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Hispanic American Historical Review 84.3 (2004) 499-501

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Robert M. Levine (1941-2003)

Late in the evening of April 1 , 2003 , Robert M. Levine, Gabelli Senior Scholar in the Arts and Sciences, Director of Latin American Studies, and professor of history at the University of Miami, died after a determined and ever-optimistic fight against cancer. He was 62. Family and longtime friends were with him at the end, including his beloved companion Karen Orlin. He leaves behind his sons, Joey and David, his parents, David and Ruth Levine, his sister, Janice Hirshon, and his brother, Michael Levine. His untimely death brought expressions of grief, condolence, and remembrance from friends, colleagues, and students throughout the Americas and Europe. He leaves an enormous and important legacy of books, articles, scholarly research aides, videos, photographs, oral interviews, and his proudest accomplishment, dozens of productive scholars and teachers who carry on his abiding interest in all things Latin American.

As a teenager growing up on Long Island, Bob often caught the train into New York City, visiting bookstores, museums, and cultural events; here he developed a thirst for understanding the dynamics of human events. Virtually everything interested him. His flair for writing and history led him to Colgate University, where he graduated with high honors. He then studied with Stanley Stein, one of the major figures in the development of Latin American studies in the United States, at Princeton University. Bob felt a deep connection to both universities and remained active in alumni affairs throughout his life.

Bob began his teaching career at SUNY -Stony Brook in 1966 , remaining there a productive decade and a half and producing his early scholarly works while taking an active role on various committees for the Conference on Latin American History, the Columbia University Seminar on Brazil, and groups that aided refugee scholars from Latin American dictatorships. He received the Outstanding Professor award from the History Department in 1978 , an acknowledgment of his open, generous style of both teaching and collaboration with colleagues. He served on many interdisciplinary committees and task forces, always with a view toward enhancing the viability of Latin American studies at Stony Brook. [End Page 499]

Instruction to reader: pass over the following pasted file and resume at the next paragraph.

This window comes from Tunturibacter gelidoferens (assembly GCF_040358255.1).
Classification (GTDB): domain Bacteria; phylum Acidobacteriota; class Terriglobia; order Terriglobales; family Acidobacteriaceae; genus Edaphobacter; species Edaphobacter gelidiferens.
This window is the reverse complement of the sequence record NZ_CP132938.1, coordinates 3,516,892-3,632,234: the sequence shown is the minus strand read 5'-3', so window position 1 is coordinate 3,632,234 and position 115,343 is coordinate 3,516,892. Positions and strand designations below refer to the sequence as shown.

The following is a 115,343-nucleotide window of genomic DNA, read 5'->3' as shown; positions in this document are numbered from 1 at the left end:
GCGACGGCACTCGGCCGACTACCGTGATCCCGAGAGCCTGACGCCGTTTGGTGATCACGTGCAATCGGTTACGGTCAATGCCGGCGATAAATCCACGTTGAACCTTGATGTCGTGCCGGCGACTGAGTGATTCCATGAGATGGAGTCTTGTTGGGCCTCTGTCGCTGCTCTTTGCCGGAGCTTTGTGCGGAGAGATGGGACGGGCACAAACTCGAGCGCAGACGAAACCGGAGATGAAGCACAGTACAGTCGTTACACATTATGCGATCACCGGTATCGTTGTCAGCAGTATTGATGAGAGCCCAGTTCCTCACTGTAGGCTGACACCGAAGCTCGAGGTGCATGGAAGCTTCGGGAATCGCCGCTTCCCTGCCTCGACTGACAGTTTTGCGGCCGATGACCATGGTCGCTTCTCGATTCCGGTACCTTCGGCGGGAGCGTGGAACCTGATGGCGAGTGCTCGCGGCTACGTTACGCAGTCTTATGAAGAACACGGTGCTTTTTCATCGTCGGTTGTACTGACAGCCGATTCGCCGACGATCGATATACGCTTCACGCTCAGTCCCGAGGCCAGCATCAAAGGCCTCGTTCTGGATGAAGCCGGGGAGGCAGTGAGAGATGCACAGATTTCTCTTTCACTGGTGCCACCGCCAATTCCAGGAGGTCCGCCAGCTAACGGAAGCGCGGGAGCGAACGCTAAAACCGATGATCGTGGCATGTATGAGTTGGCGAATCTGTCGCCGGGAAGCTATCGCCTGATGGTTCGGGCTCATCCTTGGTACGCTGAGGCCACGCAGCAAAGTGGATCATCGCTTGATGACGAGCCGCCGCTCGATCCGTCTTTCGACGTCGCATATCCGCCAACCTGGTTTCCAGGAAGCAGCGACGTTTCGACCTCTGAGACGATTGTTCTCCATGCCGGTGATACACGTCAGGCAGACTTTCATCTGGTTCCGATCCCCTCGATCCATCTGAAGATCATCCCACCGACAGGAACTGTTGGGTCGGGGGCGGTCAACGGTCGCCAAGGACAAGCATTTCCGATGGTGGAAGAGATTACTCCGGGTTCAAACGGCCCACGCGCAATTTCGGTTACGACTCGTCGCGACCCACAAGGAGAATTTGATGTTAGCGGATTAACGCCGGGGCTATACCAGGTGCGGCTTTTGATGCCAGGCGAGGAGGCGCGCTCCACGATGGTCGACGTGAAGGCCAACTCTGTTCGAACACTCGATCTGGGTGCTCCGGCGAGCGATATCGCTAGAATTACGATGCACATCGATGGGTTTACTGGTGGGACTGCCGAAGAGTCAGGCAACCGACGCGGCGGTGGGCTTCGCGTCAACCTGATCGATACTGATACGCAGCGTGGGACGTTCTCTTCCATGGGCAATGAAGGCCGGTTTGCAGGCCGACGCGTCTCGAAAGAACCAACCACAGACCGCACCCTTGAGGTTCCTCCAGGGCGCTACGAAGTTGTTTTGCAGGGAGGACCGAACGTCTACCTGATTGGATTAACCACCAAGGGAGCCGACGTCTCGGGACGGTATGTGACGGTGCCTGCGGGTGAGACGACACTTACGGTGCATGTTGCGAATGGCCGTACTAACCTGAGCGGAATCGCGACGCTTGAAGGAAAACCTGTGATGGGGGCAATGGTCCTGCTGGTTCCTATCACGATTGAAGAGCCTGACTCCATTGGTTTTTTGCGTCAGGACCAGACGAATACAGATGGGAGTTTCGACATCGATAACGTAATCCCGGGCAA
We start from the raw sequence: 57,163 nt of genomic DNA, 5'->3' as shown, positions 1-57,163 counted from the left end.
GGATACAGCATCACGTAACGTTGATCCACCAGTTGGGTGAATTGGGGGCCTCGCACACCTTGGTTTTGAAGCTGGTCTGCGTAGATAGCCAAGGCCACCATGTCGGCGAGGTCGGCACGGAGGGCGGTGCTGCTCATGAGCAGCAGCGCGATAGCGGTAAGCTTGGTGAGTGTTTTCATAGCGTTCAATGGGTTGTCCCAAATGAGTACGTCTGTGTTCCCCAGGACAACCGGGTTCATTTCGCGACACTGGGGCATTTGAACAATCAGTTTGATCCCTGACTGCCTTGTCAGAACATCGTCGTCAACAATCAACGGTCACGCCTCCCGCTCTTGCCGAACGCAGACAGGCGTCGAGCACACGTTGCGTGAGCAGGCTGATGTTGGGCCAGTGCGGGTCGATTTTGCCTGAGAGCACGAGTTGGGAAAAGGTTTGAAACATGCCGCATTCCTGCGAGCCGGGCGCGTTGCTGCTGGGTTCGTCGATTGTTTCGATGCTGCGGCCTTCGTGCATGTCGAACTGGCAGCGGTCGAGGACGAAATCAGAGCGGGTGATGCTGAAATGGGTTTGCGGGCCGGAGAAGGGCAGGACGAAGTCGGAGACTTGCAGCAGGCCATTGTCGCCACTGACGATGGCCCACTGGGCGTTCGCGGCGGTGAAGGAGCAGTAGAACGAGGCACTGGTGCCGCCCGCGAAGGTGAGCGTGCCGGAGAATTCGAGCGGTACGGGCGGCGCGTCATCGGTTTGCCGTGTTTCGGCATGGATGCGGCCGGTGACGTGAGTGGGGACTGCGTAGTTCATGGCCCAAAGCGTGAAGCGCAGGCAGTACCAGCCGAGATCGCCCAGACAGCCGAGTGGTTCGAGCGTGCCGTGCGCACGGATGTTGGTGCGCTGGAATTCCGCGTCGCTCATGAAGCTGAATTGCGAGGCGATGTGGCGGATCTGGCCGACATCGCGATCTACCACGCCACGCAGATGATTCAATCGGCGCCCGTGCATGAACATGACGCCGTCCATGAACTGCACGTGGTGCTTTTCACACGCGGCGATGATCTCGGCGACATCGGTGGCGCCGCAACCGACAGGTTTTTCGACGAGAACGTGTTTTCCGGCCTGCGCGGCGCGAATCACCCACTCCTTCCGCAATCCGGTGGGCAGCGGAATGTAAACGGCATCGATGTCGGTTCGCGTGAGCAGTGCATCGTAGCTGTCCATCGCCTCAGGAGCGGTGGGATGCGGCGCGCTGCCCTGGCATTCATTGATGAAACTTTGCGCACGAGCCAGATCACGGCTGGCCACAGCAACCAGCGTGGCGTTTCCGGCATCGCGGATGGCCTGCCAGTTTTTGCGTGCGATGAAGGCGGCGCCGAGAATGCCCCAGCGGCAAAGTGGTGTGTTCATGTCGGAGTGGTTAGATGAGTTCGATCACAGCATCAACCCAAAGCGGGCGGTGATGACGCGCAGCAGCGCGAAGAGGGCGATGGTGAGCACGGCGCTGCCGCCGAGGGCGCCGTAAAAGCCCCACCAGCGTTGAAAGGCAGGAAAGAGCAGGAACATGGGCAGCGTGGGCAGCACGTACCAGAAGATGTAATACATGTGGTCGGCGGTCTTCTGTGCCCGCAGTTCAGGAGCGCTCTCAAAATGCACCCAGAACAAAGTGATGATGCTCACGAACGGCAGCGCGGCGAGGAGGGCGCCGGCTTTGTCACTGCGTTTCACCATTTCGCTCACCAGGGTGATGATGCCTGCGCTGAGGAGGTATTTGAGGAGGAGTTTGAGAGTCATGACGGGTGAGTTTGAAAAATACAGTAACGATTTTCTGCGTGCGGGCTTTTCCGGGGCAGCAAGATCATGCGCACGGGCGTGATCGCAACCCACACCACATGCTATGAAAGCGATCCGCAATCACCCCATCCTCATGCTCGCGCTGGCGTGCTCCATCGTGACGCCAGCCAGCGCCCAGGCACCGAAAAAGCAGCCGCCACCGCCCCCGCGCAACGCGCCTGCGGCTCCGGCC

While at Stony Brook, he began experimenting with slide presentations, videos, and music as a way of improving his teaching and drawing students to Latin America's rich cultural heritage. This activity eventually grew to include an eclectic and valuable collection of videos and prizewinning documentaries he continued to produce at the University of Miami in later years. Bob also invited many prominent guest speakers to the university, organized symposia, and always included students in the planning and presentation of these events. He modeled for his students how effective and far-reaching even the most mundane academic activities could become if done with integrity and insight.

His early scholarly works include The Vargas Regime: The Critical Years (Columbia Univ. Press, 1970 ), a detailed examination of the genesis of the Estado Novo and populism during a critical moment in modern Brazilian history. Bob's next project utilized quantitative methods for a case study of Brazilian regionalism. He, along with Joseph Love and John Wirth, undertook a pioneering collaborative effort at a collective biography of the political and social elite of three Brazilian states. The three volumes demonstrated Brazil's regional diversity during the Old Republic. Bob's contribution, Pernambuco in the Brazilian Federation (Stanford Univ. Press, 1978 ) was eventually translated in Brazil as A Velha Usina (Editora Paz e Terra) in 1980.

In 1981 , Bob accepted a position with the University of Miami, beginning a productive and exciting two decades during which he helped build a nationally recognized graduate program in Latin American history, served as department chair for the history department, interim dean of the Graduate School of International Studies, and recruited new faculty members. He also served on the editorial board of the Hispanic American Historical Review and became the coeditor of the Luso-Brazilian Review. The revitalized Latin American history program attracted many outstanding students to the University of Miami, who have now gone on to research...


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pp. 499-501
Launched on MUSE
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Archived 2004
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